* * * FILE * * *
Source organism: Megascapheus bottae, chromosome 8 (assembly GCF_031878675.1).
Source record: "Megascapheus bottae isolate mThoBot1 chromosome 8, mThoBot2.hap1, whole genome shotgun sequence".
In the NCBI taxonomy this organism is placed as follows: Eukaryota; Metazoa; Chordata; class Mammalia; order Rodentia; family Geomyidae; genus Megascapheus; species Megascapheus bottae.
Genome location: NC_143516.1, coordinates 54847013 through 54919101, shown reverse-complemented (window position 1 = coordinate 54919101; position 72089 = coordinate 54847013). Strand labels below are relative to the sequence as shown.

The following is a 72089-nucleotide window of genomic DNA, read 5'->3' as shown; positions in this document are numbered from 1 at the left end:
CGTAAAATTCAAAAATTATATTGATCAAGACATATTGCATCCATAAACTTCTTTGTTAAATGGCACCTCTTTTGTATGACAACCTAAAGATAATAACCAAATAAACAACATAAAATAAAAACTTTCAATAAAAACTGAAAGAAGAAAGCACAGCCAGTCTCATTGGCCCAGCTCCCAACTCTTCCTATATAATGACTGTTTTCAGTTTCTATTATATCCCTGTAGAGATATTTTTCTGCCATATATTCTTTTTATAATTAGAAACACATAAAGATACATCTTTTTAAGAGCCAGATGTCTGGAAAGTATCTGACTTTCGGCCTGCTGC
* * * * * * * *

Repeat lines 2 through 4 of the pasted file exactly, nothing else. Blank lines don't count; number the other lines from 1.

Source record: "Megascapheus bottae isolate mThoBot1 chromosome 8, mThoBot2.hap1, whole genome shotgun sequence".
In the NCBI taxonomy this organism is placed as follows: Eukaryota; Metazoa; Chordata; class Mammalia; order Rodentia; family Geomyidae; genus Megascapheus; species Megascapheus bottae.
Genome location: NC_143516.1, coordinates 54847013 through 54919101, shown reverse-complemented (window position 1 = coordinate 54919101; position 72089 = coordinate 54847013). Strand labels below are relative to the sequence as shown.